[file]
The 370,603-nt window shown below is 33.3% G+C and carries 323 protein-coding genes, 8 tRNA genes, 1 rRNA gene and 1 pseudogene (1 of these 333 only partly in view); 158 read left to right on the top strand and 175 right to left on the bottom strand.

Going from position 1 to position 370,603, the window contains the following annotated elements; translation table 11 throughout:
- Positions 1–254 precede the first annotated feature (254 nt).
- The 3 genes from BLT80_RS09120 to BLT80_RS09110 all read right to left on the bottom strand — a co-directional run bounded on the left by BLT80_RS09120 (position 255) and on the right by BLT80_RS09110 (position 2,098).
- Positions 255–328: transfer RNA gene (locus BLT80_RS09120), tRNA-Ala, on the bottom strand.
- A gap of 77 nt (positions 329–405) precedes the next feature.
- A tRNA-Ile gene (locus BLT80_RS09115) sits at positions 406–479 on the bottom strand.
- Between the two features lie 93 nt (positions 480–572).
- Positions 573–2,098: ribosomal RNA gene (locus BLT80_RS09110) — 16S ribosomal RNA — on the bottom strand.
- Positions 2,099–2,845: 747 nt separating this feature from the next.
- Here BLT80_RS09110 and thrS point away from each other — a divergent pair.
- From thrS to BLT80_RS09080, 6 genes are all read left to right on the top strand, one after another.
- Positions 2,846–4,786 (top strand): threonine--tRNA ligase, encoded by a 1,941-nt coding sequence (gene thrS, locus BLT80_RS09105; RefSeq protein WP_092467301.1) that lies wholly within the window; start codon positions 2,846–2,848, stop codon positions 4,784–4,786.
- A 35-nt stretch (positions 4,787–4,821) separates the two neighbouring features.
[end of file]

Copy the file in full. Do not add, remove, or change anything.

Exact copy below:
The 370,603-nt window shown below is 33.3% G+C and carries 323 protein-coding genes, 8 tRNA genes, 1 rRNA gene and 1 pseudogene (1 of these 333 only partly in view); 158 read left to right on the top strand and 175 right to left on the bottom strand.

Going from position 1 to position 370,603, the window contains the following annotated elements; translation table 11 throughout:
- Positions 1–254 precede the first annotated feature (254 nt).
- The 3 genes from BLT80_RS09120 to BLT80_RS09110 all read right to left on the bottom strand — a co-directional run bounded on the left by BLT80_RS09120 (position 255) and on the right by BLT80_RS09110 (position 2,098).
- Positions 255–328: transfer RNA gene (locus BLT80_RS09120), tRNA-Ala, on the bottom strand.
- A gap of 77 nt (positions 329–405) precedes the next feature.
- A tRNA-Ile gene (locus BLT80_RS09115) sits at positions 406–479 on the bottom strand.
- Between the two features lie 93 nt (positions 480–572).
- Positions 573–2,098: ribosomal RNA gene (locus BLT80_RS09110) — 16S ribosomal RNA — on the bottom strand.
- Positions 2,099–2,845: 747 nt separating this feature from the next.
- Here BLT80_RS09110 and thrS point away from each other — a divergent pair.
- From thrS to BLT80_RS09080, 6 genes are all read left to right on the top strand, one after another.
- Positions 2,846–4,786 (top strand): threonine--tRNA ligase, encoded by a 1,941-nt coding sequence (gene thrS, locus BLT80_RS09105; RefSeq protein WP_092467301.1) that lies wholly within the window; start codon positions 2,846–2,848, stop codon positions 4,784–4,786.
- A 35-nt stretch (positions 4,787–4,821) separates the two neighbouring features.